In late 1987, law enforcement had cracked down on and weakened several of Chinatown’s established gangs. The previous year, twenty-one members of the Ghost Shadows were arrested on racketeering charges. A few months later, eight members of the United Bamboo gang were arrested on similar charges, weakening Chinatown’s traditional gang structure even further. With his watch business in place, Thai seized on the occasion by taking control of Canal Street, which would later become the gang’s main base of operations. Using the profits from the watch enterprise, David Thai organized a meeting between him and several high-ranking members of a Vietnamese street gang that called themselves the "Canal Boys", but the gang's name would later be established as "Born to Kill" in 1988. The phrase Born to Kill was adopted from the slogan that U.S helicopters and soldiers had on their helmets during the Vietnam War.
During the late eighties, as the Born to Kill gang began to attract publicity and notoriety in Manhattan's Chinatown due to their criminal audacity, many smaller groups of organized Vietnamese criminals began to adopt the gang's name. This made Born to Kill a confederation of gangs, which allowed it to expand its criminal operations, exploits and territory into other cities, states, and countries such as Canada. While many these smaller gangs that had adopted the BTK's name were directly associated with the gang, other groups were not directly affiliated with the BTK, although they were identified as such by the media and some police jurisdictions.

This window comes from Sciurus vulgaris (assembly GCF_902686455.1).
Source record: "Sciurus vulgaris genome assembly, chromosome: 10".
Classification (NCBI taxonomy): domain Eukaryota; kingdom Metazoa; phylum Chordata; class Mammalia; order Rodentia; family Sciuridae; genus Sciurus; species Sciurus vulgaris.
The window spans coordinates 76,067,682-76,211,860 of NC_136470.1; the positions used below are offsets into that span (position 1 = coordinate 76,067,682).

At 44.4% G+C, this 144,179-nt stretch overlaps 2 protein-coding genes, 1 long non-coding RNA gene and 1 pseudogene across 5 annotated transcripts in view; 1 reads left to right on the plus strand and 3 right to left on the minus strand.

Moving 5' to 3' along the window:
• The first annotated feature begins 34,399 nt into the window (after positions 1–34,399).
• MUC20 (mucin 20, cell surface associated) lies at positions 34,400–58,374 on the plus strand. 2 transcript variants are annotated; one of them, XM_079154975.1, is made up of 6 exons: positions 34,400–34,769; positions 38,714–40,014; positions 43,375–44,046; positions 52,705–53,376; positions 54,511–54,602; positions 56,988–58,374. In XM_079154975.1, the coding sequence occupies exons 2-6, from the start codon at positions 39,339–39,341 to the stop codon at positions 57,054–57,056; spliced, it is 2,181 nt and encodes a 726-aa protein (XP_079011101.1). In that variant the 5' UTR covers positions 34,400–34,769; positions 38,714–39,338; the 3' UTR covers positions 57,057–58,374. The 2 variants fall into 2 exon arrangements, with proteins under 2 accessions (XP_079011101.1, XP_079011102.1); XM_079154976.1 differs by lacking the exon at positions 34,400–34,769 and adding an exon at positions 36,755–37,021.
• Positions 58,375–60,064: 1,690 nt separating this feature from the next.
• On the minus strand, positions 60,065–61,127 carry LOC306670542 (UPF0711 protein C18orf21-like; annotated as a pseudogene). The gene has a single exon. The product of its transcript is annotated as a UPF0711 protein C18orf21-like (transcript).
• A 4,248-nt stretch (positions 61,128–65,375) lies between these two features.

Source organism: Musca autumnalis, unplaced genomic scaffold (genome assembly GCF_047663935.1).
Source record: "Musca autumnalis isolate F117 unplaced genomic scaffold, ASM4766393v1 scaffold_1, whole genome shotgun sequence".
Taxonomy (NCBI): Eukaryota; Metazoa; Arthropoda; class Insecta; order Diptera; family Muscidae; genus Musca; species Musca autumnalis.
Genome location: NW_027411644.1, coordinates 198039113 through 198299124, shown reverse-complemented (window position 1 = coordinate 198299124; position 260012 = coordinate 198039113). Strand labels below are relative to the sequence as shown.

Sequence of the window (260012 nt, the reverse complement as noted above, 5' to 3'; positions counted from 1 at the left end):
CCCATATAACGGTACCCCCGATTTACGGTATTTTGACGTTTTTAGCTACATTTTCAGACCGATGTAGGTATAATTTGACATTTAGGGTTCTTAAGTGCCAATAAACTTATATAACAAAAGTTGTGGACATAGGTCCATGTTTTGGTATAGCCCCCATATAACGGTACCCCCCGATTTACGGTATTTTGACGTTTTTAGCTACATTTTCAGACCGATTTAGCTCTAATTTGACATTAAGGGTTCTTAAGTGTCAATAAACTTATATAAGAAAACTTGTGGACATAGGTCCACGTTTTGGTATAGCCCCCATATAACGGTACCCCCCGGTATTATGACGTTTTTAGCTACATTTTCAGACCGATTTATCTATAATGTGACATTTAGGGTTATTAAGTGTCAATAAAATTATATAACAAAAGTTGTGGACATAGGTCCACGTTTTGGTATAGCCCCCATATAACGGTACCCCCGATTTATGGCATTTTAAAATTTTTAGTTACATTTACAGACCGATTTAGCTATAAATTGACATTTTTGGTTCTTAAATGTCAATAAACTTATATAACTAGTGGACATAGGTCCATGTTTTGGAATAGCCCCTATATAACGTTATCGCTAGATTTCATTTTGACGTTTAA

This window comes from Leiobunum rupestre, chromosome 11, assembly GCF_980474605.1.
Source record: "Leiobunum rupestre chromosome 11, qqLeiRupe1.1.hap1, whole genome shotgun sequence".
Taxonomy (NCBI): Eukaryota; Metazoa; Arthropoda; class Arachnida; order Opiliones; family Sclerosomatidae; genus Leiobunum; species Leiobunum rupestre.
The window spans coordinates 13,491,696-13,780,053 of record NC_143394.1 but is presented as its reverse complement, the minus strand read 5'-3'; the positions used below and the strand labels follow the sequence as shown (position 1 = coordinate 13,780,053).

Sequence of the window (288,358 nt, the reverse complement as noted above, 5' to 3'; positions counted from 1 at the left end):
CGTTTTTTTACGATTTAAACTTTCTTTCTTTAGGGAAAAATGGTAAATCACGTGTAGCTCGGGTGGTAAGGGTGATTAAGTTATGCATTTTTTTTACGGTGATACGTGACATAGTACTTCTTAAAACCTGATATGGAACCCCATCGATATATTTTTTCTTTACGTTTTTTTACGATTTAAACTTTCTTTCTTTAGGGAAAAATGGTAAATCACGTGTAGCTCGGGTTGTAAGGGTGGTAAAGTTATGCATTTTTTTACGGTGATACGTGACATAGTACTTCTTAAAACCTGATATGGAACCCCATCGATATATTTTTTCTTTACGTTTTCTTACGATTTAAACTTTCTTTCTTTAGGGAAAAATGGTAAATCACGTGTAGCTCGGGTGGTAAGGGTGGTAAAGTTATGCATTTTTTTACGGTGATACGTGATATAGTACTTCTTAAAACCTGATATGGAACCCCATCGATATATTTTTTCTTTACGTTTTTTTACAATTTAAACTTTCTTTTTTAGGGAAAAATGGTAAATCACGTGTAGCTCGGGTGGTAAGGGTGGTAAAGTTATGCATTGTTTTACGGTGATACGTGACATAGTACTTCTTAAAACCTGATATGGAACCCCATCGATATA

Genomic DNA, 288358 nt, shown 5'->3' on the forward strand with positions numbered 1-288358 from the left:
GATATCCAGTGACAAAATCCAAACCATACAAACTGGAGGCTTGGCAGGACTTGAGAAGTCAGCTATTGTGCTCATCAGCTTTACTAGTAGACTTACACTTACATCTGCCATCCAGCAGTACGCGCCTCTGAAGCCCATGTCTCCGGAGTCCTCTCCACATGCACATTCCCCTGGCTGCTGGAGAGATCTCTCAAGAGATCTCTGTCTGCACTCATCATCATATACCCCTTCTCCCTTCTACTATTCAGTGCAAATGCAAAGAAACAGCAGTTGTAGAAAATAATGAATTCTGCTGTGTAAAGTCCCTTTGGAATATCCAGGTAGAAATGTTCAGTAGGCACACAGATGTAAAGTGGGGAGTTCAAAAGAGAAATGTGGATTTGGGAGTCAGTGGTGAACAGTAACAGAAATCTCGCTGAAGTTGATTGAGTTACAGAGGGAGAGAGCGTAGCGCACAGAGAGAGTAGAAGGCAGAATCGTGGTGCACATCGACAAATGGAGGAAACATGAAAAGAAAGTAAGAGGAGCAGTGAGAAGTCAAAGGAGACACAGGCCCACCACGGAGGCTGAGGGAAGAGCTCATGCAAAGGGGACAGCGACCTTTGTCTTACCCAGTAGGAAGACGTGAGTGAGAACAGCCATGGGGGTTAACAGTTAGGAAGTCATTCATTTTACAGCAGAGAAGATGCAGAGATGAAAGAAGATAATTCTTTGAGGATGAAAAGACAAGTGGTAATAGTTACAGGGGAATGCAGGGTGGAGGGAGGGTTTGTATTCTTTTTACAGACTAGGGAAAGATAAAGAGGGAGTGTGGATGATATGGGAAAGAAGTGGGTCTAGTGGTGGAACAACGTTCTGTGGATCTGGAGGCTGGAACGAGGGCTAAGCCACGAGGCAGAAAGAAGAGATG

Most of the gang's members were young ruthless Vietnamese youths who were sent out of their country as the Saigon regime was collapsing, in which afterwards they then spent months or years in refugee camps before being put into foster families. These youths then left their foster families and banded together, forming the nucleus of what would become the Born to Kill gang. During the gang's reign of Chinatown from the late eighties and early nineties, the Pho Hanoi restaurant located in the gang's turf on Canal Street served as an informal headquarters and meeting grounds for the gang. The gang's prowess is often attributed to the chaotic environment of guns and drugs in Vietnam. Born to Kill challenged the authority of established Chinatown gangs. While identified by some as predominantly Vietnamese, Born to Kill consisted of New York native Vietnamese as well as immigrants new to the tri-state area. David Thai and his operations birthed the Canal Street counterfeit market and made it a worldwide tourist visit location for bootlegged items.
Activities [ edit ]
Starting out as enforcers for Triads and established Chinese organized crime groups such as Flying Dragons, Born to Kill later organized and distanced itself from the Chinese groups, and was well known to ignore or even challenge the authority of the Triad, as the gang considered themselves as not being a part of the traditional Chinatown criminal structure. During the gang's peak from late eighties to the early nineties, the gang was well known to extort from the approximately seventy shops that were located in and around the gang's turf on Canal Street.